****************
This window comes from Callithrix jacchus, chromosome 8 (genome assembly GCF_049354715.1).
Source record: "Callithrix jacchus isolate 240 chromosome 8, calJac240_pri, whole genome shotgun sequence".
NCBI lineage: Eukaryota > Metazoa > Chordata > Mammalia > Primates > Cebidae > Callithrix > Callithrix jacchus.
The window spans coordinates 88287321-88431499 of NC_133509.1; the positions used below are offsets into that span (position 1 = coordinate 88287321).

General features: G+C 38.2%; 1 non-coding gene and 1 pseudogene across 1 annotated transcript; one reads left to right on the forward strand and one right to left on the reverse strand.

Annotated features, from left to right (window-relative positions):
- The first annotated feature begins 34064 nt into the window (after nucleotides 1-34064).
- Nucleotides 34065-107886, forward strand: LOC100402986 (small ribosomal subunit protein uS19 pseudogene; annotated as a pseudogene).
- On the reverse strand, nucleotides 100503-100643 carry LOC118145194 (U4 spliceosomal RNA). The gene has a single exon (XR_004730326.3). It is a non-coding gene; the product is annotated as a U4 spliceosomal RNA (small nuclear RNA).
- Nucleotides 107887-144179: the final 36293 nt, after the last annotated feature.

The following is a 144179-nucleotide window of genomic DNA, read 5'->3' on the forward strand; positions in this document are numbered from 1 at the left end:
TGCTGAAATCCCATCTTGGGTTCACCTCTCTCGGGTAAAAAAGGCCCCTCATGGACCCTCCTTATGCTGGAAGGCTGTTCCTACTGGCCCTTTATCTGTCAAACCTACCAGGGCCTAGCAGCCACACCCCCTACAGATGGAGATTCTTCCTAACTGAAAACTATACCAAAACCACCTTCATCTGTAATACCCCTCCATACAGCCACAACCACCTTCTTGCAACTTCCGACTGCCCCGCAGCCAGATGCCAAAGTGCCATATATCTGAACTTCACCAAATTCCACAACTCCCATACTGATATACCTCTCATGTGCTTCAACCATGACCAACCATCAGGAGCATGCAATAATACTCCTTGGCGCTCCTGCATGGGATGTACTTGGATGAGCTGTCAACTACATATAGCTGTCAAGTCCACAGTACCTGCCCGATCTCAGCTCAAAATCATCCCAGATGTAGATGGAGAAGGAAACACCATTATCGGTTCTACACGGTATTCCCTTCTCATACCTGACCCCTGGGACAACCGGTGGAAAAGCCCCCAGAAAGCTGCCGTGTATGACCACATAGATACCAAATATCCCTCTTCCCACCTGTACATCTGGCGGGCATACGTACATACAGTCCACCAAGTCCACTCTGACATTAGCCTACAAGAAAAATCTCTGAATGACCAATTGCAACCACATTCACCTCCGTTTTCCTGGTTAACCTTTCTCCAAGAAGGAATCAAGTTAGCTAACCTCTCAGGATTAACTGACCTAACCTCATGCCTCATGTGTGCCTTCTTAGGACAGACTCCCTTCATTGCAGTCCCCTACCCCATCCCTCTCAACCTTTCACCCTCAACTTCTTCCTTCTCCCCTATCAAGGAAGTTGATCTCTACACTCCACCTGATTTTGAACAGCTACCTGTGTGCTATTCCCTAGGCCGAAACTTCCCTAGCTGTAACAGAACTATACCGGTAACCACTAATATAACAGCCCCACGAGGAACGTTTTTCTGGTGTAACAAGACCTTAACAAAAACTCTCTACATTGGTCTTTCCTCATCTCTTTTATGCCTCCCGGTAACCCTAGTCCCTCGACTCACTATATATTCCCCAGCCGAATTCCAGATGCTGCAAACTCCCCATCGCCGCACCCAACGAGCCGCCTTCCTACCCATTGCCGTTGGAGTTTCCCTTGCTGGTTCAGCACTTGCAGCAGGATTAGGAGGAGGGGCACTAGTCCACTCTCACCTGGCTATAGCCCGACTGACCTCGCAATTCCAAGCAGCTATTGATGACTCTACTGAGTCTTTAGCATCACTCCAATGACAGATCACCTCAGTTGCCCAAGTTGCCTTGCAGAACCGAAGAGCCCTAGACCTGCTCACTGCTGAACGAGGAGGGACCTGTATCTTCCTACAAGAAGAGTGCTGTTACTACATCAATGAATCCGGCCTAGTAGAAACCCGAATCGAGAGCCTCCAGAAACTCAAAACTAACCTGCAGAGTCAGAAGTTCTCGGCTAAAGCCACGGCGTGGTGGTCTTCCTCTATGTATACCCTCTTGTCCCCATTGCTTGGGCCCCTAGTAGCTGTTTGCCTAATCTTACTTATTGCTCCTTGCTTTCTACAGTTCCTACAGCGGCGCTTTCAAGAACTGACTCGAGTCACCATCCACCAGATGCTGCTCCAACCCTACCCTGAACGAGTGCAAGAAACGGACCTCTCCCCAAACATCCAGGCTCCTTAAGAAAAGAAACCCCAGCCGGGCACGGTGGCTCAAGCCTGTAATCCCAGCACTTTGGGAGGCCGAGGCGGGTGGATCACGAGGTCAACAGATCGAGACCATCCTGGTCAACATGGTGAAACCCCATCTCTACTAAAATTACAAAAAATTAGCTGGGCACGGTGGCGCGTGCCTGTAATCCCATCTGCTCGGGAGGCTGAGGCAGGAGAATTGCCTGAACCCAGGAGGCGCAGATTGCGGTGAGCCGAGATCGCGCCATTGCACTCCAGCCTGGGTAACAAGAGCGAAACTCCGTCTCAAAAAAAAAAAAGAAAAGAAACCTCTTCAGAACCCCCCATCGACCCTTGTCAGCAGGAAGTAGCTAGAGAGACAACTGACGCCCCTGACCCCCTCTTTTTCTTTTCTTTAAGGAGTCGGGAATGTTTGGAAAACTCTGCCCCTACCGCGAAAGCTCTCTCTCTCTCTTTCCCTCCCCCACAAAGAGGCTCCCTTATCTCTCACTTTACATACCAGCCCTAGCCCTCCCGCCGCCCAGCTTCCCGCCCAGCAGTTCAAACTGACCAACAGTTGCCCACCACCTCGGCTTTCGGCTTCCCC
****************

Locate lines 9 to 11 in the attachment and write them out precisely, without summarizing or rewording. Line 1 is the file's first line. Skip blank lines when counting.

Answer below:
- On the reverse strand, nucleotides 100503-100643 carry LOC118145194 (U4 spliceosomal RNA). The gene has a single exon (XR_004730326.3). It is a non-coding gene; the product is annotated as a U4 spliceosomal RNA (small nuclear RNA).
- Nucleotides 107887-144179: the final 36293 nt, after the last annotated feature.

The following is a 144179-nucleotide window of genomic DNA, read 5'->3' on the forward strand; positions in this document are numbered from 1 at the left end: